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dc.contributor.advisorWestman, Clint
dc.creatorDuckett, Marley Joan
dc.date.accessioned2021-11-24T15:33:58Z
dc.date.available2021-11-24T15:33:58Z
dc.date.created2022-06
dc.date.issued2021-11-23
dc.date.submittedJune 2022
dc.identifier.urihttps://hdl.handle.net/10388/13687
dc.description.abstractFor 14 weeks, from May 8th to August 15th of 2015, I lived and conducted research in Peerless Trout First Nation (PTFN). I use ethnographic research methods and a political ecological framework to study how Indigenous culture and traditional use of the land is affected by resource development in northern Alberta. This research contributes to the discipline of anthropology in several ways. First, it demonstrates how ethnography is an important research tool for collecting scientific data. There are several vignettes, stories, and interview excerpts that, through coding methods, inform the themes and conclusions in this thesis. This thesis is a successful demonstration of graduate work in anthropology and can inform, and hopefully inspire other students to pursue this type of education and work. Second, this thesis contributes to the literature on the anthropology of oil. I review many anthropologists, scholars, and authors who speak to development and the economy; specifically in employment concerns for Indigenous groups living near extraction zones which continues to be a key issue in oil discourse. More generally, this thesis contributes to the larger discipline of environmental anthropologists studying oil and gas in that it supports those who also argue that Indigenous worldview, perspectives, and knowledge must be considered in the making, or perhaps, re-making of consultation, and other laws and policies related to extraction and Indigenous groups. Third, this thesis shares key findings that are useful to PTFN and can inform consultation practice and policy in meaningful ways. My key findings indicate that PTFN remains committed to engaging in industry related projects while highly attuned to the negative social and environmental impacts resource extraction creates. Consultation efforts in PTFN are hampered by several factors including problematic consultation policy and practices, Consultation Staff have limited knowledge of the technical and bureaucratic language used in office and administrative work, and there is limited information sharing between Consultation Staff and inadequate transparency from the Consultation Office to the community about projects. A critical review of these processes is necessary for PTFN to move forward in their efforts to effectively participate in the energy sector in Alberta. I offer tangible suggestions to address these critiques.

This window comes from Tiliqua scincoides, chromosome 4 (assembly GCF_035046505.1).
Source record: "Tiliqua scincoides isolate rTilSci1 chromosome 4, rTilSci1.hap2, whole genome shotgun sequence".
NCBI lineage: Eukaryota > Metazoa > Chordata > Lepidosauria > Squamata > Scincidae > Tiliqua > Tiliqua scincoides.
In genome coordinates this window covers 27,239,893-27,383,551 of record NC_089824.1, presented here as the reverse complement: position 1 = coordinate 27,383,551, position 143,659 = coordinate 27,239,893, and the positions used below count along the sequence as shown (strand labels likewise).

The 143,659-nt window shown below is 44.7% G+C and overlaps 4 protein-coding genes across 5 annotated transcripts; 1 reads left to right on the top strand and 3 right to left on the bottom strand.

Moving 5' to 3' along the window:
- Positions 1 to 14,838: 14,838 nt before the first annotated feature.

dc.format.mimetypeapplication/pdf
dc.subjectConsultation, extraction
dc.titleENERGY CONSULTATIONS ON TREATY 8 LANDS: THE EFFECTS OF OIL EXTRACTION ON PEERLESS TROUT FIRST NATION
dc.typeThesis
dc.date.updated2021-11-24T15:33:59Z
thesis.degree.departmentArchaeology and Anthropology
thesis.degree.disciplineAnthropology
thesis.degree.grantorUniversity of Saskatchewan
thesis.degree.levelMasters
thesis.degree.nameMaster of Arts (M.A.)
dc.type.materialtext
dc.contributor.committeeMemberErvin, Sandy
dc.contributor.committeeMemberBarnes, Susanna
dc.contributor.committeeMemberBaker, Janelle
dc.contributor.committeeMemberDowne, Pam
dc.contributor.committeeMemberPatrick, Bob
dc.creator.orcid0000-0002-2292-0620


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